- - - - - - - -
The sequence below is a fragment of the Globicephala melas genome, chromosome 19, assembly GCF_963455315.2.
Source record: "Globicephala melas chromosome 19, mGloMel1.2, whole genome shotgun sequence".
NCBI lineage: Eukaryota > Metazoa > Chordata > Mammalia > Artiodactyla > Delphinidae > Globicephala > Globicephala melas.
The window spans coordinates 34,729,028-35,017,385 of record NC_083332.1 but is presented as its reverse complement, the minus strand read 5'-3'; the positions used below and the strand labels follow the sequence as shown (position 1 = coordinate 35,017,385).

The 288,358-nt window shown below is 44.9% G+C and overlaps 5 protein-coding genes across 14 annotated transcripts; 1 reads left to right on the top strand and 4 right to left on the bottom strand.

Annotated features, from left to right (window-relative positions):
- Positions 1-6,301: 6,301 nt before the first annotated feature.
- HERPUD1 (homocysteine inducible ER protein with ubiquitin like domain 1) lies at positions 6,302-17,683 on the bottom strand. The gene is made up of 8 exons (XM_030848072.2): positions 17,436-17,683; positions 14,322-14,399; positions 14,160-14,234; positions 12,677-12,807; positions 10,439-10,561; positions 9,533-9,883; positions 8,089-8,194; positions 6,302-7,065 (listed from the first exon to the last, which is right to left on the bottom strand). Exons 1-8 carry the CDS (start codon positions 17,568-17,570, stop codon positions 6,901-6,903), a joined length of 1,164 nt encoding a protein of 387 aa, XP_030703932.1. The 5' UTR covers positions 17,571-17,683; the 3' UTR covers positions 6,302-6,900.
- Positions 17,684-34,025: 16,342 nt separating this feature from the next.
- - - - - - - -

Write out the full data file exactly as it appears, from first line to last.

The sequence below is a fragment of the Globicephala melas genome, chromosome 19, assembly GCF_963455315.2.
Source record: "Globicephala melas chromosome 19, mGloMel1.2, whole genome shotgun sequence".
NCBI lineage: Eukaryota > Metazoa > Chordata > Mammalia > Artiodactyla > Delphinidae > Globicephala > Globicephala melas.
The window spans coordinates 34,729,028-35,017,385 of record NC_083332.1 but is presented as its reverse complement, the minus strand read 5'-3'; the positions used below and the strand labels follow the sequence as shown (position 1 = coordinate 35,017,385).

The 288,358-nt window shown below is 44.9% G+C and overlaps 5 protein-coding genes across 14 annotated transcripts; 1 reads left to right on the top strand and 4 right to left on the bottom strand.

Annotated features, from left to right (window-relative positions):
- Positions 1-6,301: 6,301 nt before the first annotated feature.
- HERPUD1 (homocysteine inducible ER protein with ubiquitin like domain 1) lies at positions 6,302-17,683 on the bottom strand. The gene is made up of 8 exons (XM_030848072.2): positions 17,436-17,683; positions 14,322-14,399; positions 14,160-14,234; positions 12,677-12,807; positions 10,439-10,561; positions 9,533-9,883; positions 8,089-8,194; positions 6,302-7,065 (listed from the first exon to the last, which is right to left on the bottom strand). Exons 1-8 carry the CDS (start codon positions 17,568-17,570, stop codon positions 6,901-6,903), a joined length of 1,164 nt encoding a protein of 387 aa, XP_030703932.1. The 5' UTR covers positions 17,571-17,683; the 3' UTR covers positions 6,302-6,900.
- Positions 17,684-34,025: 16,342 nt separating this feature from the next.